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6 Losing your Home

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1. Introduction

2. Will the council find me somewhere to live?

3. Does it matter how I became homeless?

The way you became homeless may affect how long the council has to help you for. You may be entitled to only short-term accommodation if the council decides that you are 'intentionally homeless'. This may happen if:

  • you chose to leave a home you could have stayed in;
  • you didn't pay the rent when you could have afforded to;
  • you made yourself homeless to take advantage of the system; or
  • you were evicted because of anti-social behaviour by you or someone else in your household.

However, the council should not decide that you are intentionally homeless if:

  • your home was less fit to live in than other properties in the area;
  • you lost your home for failing to pay your rent or mortgage for reasons outside your control, for example because you lost your job or your benefit was not paid on time;
  • you left your previous home because you genuinely did not know you had the right to stay there;
  • you were evicted because someone in your household did something that you did not know about, or that you had no control over; or
  • you (or someone else in your household) were the victim of violence at your home.

Even if the council says you are intentionally homeless, it must still house you for a time, if you are eligible for assistance and in priority need. The length of time will depend on your circumstances but may be only 28 days.

If the council says you are intentionally homeless, you need to get expert advice about what to do as the law is very complicated.

What if the council says another council must find me somewhere to live?
Even if the council accepts that you are homeless and entitled to long-term accommodation, it might decide that another council should take responsibility for finding you somewhere to live. But it can only do this if you have no ‘local connection’ in its area, and you do have a local connection with another council area.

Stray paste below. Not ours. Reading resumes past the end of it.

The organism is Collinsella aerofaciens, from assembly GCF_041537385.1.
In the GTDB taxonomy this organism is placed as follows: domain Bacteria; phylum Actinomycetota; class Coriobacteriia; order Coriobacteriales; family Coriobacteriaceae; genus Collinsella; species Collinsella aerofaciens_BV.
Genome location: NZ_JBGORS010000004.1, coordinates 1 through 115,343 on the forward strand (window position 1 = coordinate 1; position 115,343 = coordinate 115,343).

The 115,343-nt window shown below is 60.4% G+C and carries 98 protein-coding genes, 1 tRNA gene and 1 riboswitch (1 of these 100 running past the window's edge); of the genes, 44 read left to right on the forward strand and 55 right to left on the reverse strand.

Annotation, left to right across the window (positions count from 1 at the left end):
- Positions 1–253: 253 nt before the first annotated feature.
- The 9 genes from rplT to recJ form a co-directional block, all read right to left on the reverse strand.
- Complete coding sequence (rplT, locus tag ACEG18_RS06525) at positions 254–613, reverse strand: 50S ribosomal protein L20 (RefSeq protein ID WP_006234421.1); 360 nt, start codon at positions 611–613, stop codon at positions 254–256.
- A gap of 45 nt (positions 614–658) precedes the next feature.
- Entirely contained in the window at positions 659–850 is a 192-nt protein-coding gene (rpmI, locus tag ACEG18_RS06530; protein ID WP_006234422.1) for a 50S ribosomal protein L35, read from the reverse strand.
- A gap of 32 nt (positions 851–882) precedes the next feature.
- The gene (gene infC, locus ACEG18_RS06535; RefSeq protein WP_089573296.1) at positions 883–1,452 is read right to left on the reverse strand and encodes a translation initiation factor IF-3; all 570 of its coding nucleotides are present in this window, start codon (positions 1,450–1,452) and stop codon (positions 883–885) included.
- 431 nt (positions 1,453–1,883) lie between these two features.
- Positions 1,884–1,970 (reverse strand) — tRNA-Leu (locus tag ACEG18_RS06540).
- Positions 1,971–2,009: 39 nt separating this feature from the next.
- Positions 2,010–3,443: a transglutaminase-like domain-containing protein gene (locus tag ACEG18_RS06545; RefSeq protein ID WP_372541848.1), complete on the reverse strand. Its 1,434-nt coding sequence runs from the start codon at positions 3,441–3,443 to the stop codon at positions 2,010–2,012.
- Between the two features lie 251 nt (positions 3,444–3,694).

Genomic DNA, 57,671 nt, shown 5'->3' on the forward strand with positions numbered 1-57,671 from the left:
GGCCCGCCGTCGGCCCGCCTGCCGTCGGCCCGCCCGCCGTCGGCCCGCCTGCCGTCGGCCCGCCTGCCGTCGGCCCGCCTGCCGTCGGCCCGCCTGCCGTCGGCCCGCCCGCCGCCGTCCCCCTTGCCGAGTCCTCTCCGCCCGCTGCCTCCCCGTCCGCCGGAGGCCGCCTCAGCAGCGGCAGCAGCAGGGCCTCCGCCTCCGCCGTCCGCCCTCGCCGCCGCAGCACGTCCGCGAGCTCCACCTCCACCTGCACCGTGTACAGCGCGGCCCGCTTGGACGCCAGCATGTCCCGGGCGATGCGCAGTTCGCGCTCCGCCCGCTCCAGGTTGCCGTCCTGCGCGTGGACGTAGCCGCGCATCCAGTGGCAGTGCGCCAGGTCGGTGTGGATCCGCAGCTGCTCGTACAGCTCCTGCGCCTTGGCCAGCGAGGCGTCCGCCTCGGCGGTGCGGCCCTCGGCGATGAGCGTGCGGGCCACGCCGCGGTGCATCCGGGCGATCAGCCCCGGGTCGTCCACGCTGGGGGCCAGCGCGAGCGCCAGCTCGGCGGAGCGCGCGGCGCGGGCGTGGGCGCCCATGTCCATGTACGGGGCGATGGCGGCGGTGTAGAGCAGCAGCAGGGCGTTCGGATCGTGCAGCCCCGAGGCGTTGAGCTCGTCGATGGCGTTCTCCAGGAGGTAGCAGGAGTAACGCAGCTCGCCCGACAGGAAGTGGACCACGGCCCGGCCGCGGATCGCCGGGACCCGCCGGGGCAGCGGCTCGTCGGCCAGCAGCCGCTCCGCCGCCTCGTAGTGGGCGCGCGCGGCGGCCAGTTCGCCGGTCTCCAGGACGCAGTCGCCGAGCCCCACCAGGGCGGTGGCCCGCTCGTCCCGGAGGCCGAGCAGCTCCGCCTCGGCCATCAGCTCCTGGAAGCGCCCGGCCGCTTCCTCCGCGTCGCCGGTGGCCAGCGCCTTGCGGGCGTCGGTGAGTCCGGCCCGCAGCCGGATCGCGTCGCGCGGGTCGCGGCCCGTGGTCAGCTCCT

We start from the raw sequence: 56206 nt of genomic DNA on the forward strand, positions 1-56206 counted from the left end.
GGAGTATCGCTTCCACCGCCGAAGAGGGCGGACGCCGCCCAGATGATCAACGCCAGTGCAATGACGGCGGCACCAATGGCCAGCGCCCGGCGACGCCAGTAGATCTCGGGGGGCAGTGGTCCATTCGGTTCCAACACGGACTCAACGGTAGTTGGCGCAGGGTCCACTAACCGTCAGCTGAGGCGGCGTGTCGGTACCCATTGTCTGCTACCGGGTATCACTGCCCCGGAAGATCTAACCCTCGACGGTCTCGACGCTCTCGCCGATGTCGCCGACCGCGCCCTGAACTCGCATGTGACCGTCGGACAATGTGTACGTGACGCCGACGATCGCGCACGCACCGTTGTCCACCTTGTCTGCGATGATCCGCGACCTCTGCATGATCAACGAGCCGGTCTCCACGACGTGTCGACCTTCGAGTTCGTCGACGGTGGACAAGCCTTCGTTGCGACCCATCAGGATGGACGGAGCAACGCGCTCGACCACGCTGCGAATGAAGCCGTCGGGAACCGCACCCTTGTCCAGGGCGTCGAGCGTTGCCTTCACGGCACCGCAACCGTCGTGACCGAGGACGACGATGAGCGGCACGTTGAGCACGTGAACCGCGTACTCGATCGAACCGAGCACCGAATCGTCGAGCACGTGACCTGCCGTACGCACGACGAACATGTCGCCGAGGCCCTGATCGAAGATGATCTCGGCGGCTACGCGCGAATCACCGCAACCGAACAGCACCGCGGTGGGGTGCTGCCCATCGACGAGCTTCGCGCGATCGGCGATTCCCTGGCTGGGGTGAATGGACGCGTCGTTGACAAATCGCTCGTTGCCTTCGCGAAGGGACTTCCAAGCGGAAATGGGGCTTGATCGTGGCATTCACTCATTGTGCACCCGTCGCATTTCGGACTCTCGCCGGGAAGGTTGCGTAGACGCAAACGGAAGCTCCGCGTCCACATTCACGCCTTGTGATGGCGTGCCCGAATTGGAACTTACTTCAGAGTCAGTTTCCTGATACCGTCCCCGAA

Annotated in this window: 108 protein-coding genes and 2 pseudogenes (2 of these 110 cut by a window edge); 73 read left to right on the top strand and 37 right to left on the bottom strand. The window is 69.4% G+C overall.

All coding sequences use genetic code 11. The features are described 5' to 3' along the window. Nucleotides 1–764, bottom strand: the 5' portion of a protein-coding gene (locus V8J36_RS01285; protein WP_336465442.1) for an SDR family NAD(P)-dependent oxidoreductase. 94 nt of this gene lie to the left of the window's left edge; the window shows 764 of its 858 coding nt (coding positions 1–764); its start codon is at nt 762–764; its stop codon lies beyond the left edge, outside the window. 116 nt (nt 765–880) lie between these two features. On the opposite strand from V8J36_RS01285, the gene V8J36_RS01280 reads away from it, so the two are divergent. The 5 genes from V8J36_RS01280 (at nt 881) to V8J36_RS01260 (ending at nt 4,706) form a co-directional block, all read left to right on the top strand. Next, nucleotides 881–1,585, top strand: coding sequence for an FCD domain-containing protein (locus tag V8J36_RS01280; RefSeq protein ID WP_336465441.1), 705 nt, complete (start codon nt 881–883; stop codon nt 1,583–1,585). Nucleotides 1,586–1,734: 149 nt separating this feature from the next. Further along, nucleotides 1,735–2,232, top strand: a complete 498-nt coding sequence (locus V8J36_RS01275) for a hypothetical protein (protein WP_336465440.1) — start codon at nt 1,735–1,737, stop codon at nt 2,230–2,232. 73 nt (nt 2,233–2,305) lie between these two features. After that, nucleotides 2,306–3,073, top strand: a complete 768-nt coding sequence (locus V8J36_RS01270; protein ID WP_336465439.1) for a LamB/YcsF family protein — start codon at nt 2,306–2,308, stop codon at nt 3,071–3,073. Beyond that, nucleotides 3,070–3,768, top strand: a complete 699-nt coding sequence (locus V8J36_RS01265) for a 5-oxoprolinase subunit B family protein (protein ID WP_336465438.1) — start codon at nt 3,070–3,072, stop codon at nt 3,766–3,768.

A local connection usually means you (or someone in your household) have:

  • lived in the area for at least six months in the last year, or three years in the last five years;
  • a job in the area; or
  • a close relative who has lived in the area for some time and you want or need to live near them.

You may also have a local connection for a special reason, for example if you have a serious health condition and are receiving specialist treatment that could not be given elsewhere.

If you have been granted refugee status and you were housed by the National Asylum Support Service (NASS) while your asylum application was being considered, you have a local connection with the council area where your last NASS home was.

The council you apply to for somewhere to live can send you to another council only if it follows a certain procedure, and the other council has agreed to help you.

If you do not want to be sent to another council, you should get advice.

The council cannot send you back to a place where you would be at risk of violence.

Even if you are not in priority need, as long as you meet the other conditions the council must still give you advice and help you to find somewhere else to live. You will also be able to apply for permanent housing.

4. What if the council offers me somewhere unsuitable?

5. What can I do if I disagree with the council´s decision?

6. Where can I go if I need somewhere to stay urgently?

7. What if my landlord wants to evict me?

8. What can I do if my landlord is harassing me?

9. Further help

10 About this leaflet

Logo of Shelter

This leaflet is published by the Gurkha Free Legal Advice (LSC). It was written in association with Shelter.

Leaflet version: May 2008

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